Suzuki, which sells 2.79 million vehicles a year globally, drives Japan's minicar market alongside Toyota group company Daihatsu Motor. Its strengths include low-cost vehicle production. It boasts a 40% share of the Indian passenger-vehicle market, a major profit source. Suzuki's robust sales network, built up over three decades, would likely be a major asset to Toyota as it expands its Indian operations.
While Toyota set up a production arm in India in 1997, the results have been lackluster, with its market share at just 5% or so. The automaker aims to use the partnership with Suzuki to gain a firmer foothold in areas of greater Asia outside its existing stronghold, which includes Thailand and Indonesia.
Toyota tops the global automobile market with annual group sales of some 10 million vehicles. It is a leader in safety technology, including self-driving cars, as well as eco-friendly vehicles such as the Prius hybrid and Mirai fuel cell car. Environmental and safety regulations are expected to tighten worldwide. With integration of information technology becoming essential to the industry, Suzuki likely aims to take advantage of Toyota's next-generation technology.
Suzuki and the Toyota group will discuss the potential partnership from a variety of angles, with cross-shareholdings a possibility.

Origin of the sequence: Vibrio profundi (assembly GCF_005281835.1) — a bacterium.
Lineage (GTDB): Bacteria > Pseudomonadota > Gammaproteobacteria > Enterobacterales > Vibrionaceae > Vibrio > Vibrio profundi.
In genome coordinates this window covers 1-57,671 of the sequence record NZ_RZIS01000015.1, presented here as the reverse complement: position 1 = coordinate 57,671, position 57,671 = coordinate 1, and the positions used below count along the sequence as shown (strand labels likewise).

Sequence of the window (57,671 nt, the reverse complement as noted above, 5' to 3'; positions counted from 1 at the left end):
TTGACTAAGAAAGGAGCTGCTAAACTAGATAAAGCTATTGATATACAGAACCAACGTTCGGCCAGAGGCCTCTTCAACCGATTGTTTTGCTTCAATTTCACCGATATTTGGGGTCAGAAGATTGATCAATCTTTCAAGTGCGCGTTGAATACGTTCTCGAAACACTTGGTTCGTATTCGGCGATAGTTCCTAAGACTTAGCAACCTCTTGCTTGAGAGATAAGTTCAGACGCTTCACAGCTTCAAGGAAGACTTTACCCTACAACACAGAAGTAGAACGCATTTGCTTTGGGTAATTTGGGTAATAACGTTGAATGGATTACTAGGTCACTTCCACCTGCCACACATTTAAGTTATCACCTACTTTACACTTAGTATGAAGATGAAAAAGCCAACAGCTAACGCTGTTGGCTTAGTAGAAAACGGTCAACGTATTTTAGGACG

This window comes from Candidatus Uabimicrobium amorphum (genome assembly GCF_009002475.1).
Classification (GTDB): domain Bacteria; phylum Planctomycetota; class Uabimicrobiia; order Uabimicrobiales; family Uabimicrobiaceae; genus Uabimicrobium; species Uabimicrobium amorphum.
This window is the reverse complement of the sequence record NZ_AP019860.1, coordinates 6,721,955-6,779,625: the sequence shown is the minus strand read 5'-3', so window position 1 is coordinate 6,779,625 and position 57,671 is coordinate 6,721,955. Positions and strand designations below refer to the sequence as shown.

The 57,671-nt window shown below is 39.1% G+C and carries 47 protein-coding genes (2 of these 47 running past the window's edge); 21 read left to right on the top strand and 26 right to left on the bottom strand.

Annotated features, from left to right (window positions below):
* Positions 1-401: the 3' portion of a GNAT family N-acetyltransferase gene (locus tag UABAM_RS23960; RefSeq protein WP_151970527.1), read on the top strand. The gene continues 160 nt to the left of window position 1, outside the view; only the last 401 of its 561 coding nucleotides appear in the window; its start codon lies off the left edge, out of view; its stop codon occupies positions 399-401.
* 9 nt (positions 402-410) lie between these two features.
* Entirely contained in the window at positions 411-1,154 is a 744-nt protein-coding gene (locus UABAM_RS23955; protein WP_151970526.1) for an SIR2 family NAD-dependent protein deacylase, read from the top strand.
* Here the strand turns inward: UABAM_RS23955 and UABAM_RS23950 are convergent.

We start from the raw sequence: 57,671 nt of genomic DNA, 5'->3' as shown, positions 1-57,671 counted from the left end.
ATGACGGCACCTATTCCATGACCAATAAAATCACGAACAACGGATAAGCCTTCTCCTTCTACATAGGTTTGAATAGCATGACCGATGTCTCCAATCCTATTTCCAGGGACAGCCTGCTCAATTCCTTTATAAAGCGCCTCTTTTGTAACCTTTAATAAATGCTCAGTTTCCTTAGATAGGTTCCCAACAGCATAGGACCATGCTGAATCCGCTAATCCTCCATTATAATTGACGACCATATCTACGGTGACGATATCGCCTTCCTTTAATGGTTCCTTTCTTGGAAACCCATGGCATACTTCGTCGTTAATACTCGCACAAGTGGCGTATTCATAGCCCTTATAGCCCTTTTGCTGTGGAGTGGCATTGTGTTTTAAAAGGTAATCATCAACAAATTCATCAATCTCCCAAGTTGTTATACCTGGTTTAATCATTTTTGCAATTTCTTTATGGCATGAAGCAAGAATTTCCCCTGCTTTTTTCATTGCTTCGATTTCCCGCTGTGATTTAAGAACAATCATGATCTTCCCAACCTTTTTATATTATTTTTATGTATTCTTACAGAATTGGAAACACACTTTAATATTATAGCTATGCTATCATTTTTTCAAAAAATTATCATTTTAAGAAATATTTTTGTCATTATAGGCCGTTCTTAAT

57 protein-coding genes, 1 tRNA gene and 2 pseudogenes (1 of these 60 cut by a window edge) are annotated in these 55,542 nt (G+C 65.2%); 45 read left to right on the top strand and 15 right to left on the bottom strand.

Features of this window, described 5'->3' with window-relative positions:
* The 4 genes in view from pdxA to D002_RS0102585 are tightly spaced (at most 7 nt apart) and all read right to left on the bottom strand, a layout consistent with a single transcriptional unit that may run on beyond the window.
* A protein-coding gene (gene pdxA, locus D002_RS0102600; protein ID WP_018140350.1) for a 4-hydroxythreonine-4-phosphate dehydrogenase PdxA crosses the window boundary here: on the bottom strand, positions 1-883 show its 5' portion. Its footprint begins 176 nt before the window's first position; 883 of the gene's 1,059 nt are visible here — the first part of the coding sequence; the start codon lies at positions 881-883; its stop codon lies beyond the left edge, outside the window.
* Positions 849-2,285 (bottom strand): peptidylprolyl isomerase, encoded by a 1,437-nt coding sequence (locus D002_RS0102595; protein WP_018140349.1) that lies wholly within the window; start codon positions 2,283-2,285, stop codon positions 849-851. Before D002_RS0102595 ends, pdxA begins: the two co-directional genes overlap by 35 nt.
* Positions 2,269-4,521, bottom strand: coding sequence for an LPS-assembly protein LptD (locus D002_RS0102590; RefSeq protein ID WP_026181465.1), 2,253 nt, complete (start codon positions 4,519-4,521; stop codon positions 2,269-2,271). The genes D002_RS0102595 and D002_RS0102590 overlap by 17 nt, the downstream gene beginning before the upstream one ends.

Suzuki formed a capital alliance with Volkswagen in December 2009 after ending its long-standing partnership with General Motors. But differences of opinion over management control and technology sharing led to international arbitration, which brought an end to the tie-up last September. Toshihiro Suzuki succeeded his father Osamu Suzuki, the Japanese automaker's charismatic chairman, as president last June. Talks had been underway behind the scenes about the company's "post-Osamu" direction.
The company bought back nearly 20% of its outstanding shares from Volkswagen for roughly 460 billion yen (US$3.88 billion). It plans to retire a portion of this stock as well as use some of it for new partnerships and other initiatives.
The Toyota group, Volkswagen and GM lead the global auto industry. Peers often cooperate as well as compete, as shown by such arrangements as GM and Honda Motor working together to develop fuel cell cars. An alliance between market leader Toyota and Japanese No. 4 Suzuki would likely have a significant impact on the industry's balance of power.
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